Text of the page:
Though obviously the writing and playtesting of this book will take some time, what do you think are going to be the most challenging parts of the development process?

This is my first time leading an Open Design project, so for me, it will be wrangling in all the cool ideas the patrons come up with. It’s the best part of the process, really, and it’s one of the reasons I’m so enamored with Open Design overall. I love the collaborative process, and the Open Design patrons bring a variety of perspectives to the projects, inspiring and offering up many unusual ideas, so the experience is unlike anything else I’ve encountered in my decade plus writing career. Then there will be making the whole cohesive for the reader, which I’m looking forward to.

How have your previous projects (Unhallowed Halls, The Village of Briarton, Faery’s Tale and many more) prepared you for working on Journeys?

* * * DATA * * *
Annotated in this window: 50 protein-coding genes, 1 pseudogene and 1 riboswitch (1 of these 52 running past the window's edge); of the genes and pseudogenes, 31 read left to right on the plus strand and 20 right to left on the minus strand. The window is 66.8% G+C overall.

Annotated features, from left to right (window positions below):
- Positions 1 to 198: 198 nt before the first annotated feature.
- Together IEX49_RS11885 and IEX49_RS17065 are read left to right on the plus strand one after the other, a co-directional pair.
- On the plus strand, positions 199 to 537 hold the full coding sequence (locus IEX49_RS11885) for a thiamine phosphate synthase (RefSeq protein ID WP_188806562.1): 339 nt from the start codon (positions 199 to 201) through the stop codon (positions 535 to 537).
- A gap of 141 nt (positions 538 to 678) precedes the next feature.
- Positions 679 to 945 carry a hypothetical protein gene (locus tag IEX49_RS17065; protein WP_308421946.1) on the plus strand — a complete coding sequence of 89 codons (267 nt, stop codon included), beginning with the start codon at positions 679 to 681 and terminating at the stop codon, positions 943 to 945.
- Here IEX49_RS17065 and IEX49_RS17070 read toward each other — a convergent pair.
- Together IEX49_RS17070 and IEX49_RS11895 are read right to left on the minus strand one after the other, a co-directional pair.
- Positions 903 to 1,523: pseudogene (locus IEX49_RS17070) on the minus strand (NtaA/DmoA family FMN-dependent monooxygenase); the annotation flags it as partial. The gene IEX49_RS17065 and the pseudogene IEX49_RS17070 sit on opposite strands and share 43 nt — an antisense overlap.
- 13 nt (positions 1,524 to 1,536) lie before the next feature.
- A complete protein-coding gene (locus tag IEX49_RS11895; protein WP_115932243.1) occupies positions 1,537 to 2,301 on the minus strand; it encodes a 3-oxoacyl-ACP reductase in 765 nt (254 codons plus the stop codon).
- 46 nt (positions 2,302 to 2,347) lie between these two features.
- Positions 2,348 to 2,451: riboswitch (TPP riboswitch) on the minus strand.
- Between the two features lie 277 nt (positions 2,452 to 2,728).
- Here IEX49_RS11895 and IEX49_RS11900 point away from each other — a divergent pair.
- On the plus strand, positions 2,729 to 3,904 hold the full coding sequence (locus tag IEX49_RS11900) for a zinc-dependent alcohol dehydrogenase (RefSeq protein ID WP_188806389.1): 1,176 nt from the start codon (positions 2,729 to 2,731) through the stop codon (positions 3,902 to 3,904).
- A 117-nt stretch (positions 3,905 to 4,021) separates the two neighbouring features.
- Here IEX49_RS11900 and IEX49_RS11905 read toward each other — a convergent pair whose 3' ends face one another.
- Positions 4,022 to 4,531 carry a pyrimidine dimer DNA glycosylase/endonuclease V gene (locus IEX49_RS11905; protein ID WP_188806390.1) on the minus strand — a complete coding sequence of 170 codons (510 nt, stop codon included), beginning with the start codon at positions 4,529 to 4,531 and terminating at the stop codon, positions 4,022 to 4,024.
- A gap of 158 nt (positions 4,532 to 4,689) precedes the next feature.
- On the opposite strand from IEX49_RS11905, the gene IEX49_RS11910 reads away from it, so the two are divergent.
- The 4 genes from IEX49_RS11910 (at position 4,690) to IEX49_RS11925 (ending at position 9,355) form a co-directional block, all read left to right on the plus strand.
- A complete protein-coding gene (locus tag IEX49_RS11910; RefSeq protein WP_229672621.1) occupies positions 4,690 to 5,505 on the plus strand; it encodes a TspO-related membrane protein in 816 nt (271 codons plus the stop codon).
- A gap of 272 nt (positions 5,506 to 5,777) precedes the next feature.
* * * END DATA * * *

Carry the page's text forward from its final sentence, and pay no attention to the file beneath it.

Well, the latter two were collaborations we worked on over emails, as some of the individuals involved were on the West Coast, while I live on the East Coast (USA). We bandied about ideas, and only included the best of those in what we sent to printing. That was at a much slower pace, however, and there were only a few individuals involved. As to Unhallowed Halls, it is an adventure I wrote for Atlas Games early in the D20 heyday. I tend to favor writing adventures, and most of my solo credits are modules. Since we’ll have several adventures in Journeys, and I intend to write at least one (hopefully a biggie if the funding exceeds our expectations!), the experience of having written that one and several others will fuel my work on this project.

What do you see as the keys to making this (and any other project you’ve worked on) successful?